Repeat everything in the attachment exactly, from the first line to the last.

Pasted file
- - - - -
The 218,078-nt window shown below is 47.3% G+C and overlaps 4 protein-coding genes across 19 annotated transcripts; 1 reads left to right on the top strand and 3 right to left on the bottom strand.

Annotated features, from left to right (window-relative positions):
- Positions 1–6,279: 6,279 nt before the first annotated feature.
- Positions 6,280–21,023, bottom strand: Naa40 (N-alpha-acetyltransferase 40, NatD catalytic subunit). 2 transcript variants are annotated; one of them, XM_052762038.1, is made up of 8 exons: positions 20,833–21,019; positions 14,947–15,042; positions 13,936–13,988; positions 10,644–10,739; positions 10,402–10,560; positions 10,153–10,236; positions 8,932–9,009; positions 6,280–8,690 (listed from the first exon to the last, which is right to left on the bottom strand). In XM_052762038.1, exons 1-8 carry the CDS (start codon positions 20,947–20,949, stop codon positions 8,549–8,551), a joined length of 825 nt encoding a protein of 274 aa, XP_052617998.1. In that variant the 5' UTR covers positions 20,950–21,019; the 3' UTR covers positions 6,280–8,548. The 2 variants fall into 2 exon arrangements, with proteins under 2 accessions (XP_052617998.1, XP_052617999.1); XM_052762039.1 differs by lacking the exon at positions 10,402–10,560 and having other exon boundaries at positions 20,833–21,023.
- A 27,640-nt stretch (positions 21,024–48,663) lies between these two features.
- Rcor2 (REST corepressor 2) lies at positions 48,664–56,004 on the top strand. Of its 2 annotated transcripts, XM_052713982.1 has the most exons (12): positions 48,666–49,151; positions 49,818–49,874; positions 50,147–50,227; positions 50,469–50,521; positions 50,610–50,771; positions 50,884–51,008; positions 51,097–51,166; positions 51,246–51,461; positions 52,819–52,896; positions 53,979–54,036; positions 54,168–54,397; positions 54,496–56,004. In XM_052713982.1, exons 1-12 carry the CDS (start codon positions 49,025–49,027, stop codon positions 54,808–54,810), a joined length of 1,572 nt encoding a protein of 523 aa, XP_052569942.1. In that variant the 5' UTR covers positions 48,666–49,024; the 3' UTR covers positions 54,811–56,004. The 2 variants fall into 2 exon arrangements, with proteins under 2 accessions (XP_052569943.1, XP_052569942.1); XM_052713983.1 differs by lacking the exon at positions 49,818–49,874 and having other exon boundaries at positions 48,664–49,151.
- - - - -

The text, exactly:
The 218,078-nt window shown below is 47.3% G+C and overlaps 4 protein-coding genes across 19 annotated transcripts; 1 reads left to right on the top strand and 3 right to left on the bottom strand.

Annotated features, from left to right (window-relative positions):
- Positions 1–6,279: 6,279 nt before the first annotated feature.
- Positions 6,280–21,023, bottom strand: Naa40 (N-alpha-acetyltransferase 40, NatD catalytic subunit). 2 transcript variants are annotated; one of them, XM_052762038.1, is made up of 8 exons: positions 20,833–21,019; positions 14,947–15,042; positions 13,936–13,988; positions 10,644–10,739; positions 10,402–10,560; positions 10,153–10,236; positions 8,932–9,009; positions 6,280–8,690 (listed from the first exon to the last, which is right to left on the bottom strand). In XM_052762038.1, exons 1-8 carry the CDS (start codon positions 20,947–20,949, stop codon positions 8,549–8,551), a joined length of 825 nt encoding a protein of 274 aa, XP_052617998.1. In that variant the 5' UTR covers positions 20,950–21,019; the 3' UTR covers positions 6,280–8,548. The 2 variants fall into 2 exon arrangements, with proteins under 2 accessions (XP_052617998.1, XP_052617999.1); XM_052762039.1 differs by lacking the exon at positions 10,402–10,560 and having other exon boundaries at positions 20,833–21,023.
- A 27,640-nt stretch (positions 21,024–48,663) lies between these two features.
- Rcor2 (REST corepressor 2) lies at positions 48,664–56,004 on the top strand. Of its 2 annotated transcripts, XM_052713982.1 has the most exons (12): positions 48,666–49,151; positions 49,818–49,874; positions 50,147–50,227; positions 50,469–50,521; positions 50,610–50,771; positions 50,884–51,008; positions 51,097–51,166; positions 51,246–51,461; positions 52,819–52,896; positions 53,979–54,036; positions 54,168–54,397; positions 54,496–56,004. In XM_052713982.1, exons 1-12 carry the CDS (start codon positions 49,025–49,027, stop codon positions 54,808–54,810), a joined length of 1,572 nt encoding a protein of 523 aa, XP_052569942.1. In that variant the 5' UTR covers positions 48,666–49,024; the 3' UTR covers positions 54,811–56,004. The 2 variants fall into 2 exon arrangements, with proteins under 2 accessions (XP_052569943.1, XP_052569942.1); XM_052713983.1 differs by lacking the exon at positions 49,818–49,874 and having other exon boundaries at positions 48,664–49,151.